A limited amount 'of water (says an American contemporary) will irrigate ten times the amount of ground on the subirrigation plan than it would on the flooding or surface method. It is only a question of limited time when this new method of irrigation will be generally adopted in all countries where irrigation is required, and especially in Southern California, where it will soon bring thousands of acres into cultivation that otherwise would remain in a wild state for years to come. That the reader may have a more definite idea of subirrigation, we will explain the modus operandi, and when once understood it commends itself a success to every intelligent mind. It consists of pipes made of lime and sand, made by machinery (and is continuous if desired, without joint) and laid along each row of trees, 18 inches or two feet below the surface, so as to be out of the way of the plough. At each tree there is a small orifice in the pipe, from which the water issues. This orifice is protected by a pipe which rests on the main pip 6, and extends above the ground six or more inches. The water passes out under the lower end of it on to the roots of the tree, sending them down instead of to the surface, as in -surface irrigation. Evaporation takes place under the earth, and spreads moisture for many feet around, so that the ground midway between the rows is sufficiently moist to grow any kind of crop. Exciting Milch Cows. The “ National Live Stock Journal ” in treating on the effect of exercise and excitement on milk, says :—The dairyman’s pocket is sensibly affected by a proper understanding of this question. But there are very few, comparatively, who have discovered the real effect of exercise upon the milk product. Many suppose that advere exercise in the cow simply affects the quantity, but not particularly the quality ; and a still greater number have never given the matter any consideration, but evidently do not think it has any bad effect, as witness those who worry their cows with dogs. Many allow their cows to be driven on a run to and from pasture, no doubt regarding this as so much gain in time. But any violent exercise has a very serious effect upon the most valuable element in the milk—the butter. Liebig observed that the milk of the cow had a much larger proportion of casein when subjected to much exercise. Dr. Carpenter suggested that this comes from the breaking down of nitrogenized tissues. He also states that cows in Switzerland that pasture on the sides of steep mountains, and are obliged to use great muscular exertion, yield a very small quantity of butter, but a large proportion of cheese ; yet, the same cows when stall fed, give a large quantity of butter and a very small proportion of cheese. It seems to be well Jaettled that active exercise or excitement eseens the proportion of butter in milk. How important the application of these facts are to the profitable dairying must be evident to any one. Those who have been in the habit of driving their cows long distances to pasture, and returning them in the evening to be milked, will see the necessity of discontinuing this, or if that cannot be done, they will see the propriety of driving them as steadily and leisurely as possible. Any large amount of exercise is at the expense of the yield and quality of the milk ; but excitement from rough treatment is most unprofitable of all; and a dairyman who employs a rough, passionate milker among his cows, does little better than he who worries them with a dog. Such a man may easily reduce the yield and quality of the milk in the herd more than all his labor is worth. He deserves to be treated as he treatshis cows—kicked off the premises—but as violence only excites violence, it is better to restrain such indignation, and inform him, with all due courtesy, that bis manners cannot longer be suffered to demoralise the herd. Indeed, this is not a small matter ; it would take millions to compensate for the losses sustained from the rough, brutal treatment of dairy stock. We trust that dailymen will begin at the commencement of the season to study, not only the points given in this article, but everything to the improvement of their herds. Let every cow be examined, and her good and bad qualities noted, all from the standpoint of profit; that is what they are kept for, and it is not unlikely that when brought to the standard of profit, mmy in most hprfis of much size will be found unprofitable, and they should be weeded out.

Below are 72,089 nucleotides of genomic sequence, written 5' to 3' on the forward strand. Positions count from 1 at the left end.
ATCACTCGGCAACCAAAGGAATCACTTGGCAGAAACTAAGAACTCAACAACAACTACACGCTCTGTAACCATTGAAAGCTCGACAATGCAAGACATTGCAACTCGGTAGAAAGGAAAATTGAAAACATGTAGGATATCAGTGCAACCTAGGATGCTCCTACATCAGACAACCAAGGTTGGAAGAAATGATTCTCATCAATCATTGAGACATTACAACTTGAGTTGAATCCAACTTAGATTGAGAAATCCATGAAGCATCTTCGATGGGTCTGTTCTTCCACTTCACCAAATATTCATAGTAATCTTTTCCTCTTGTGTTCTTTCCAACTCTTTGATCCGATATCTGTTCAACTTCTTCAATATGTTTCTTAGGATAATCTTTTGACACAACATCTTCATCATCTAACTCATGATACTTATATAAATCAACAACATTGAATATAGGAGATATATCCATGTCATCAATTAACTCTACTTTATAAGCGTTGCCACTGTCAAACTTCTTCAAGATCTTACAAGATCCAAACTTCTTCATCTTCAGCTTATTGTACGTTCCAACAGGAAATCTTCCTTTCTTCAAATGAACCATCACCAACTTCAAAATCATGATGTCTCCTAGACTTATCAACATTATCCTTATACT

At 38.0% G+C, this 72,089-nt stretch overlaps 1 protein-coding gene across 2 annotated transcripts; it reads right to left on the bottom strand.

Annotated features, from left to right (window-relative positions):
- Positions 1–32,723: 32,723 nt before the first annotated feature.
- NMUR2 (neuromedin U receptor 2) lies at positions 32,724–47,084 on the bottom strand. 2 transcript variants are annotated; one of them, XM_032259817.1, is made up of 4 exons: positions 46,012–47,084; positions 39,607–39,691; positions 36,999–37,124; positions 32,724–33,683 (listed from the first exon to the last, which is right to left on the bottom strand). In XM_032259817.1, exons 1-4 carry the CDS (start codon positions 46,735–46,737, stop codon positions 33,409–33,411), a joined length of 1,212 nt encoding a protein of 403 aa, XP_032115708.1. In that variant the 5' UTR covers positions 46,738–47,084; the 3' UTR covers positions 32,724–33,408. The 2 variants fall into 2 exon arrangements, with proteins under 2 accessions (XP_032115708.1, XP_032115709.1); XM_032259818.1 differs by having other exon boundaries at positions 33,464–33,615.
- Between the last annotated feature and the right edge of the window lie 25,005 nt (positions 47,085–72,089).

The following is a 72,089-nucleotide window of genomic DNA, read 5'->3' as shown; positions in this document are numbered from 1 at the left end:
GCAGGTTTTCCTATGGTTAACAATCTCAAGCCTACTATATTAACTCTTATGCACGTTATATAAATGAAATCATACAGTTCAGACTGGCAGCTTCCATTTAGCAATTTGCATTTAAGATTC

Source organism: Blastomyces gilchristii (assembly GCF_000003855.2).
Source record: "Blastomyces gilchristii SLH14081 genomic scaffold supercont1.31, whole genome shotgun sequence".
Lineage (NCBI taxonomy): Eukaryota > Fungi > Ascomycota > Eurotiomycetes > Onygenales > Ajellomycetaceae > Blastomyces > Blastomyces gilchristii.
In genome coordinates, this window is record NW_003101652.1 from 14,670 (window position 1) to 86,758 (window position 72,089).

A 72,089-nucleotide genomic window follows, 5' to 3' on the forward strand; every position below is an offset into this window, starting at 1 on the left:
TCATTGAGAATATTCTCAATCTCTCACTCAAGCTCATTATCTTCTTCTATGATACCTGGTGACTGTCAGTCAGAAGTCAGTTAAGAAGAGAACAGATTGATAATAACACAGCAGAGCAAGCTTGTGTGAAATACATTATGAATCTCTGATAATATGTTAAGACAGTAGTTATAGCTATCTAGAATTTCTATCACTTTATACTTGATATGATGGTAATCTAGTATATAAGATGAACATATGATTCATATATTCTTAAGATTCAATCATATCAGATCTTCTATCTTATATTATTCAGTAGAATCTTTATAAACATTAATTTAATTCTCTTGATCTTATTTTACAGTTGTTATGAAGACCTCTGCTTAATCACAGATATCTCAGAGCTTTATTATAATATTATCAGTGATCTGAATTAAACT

The “ Book Farmer.” —No farmer can succeed at the present day unless he be a “ book farmer,” and the first book he will need at this time will be a memorandum book in which he may jot down whatever may occur to him as needing to be done. If he attends to this “ b»ok farming” properly, he will find that a good many entries will have to be made, and everything set down should be taken up in or4eff. The secret of those who are known as gvea(.workers, is that fhey work methodically, and do everything at the proper time, and there is no business in which so much will fail, unless the work be done when it should be, as that of farming. One day’s delay may not be recovered during the whole season.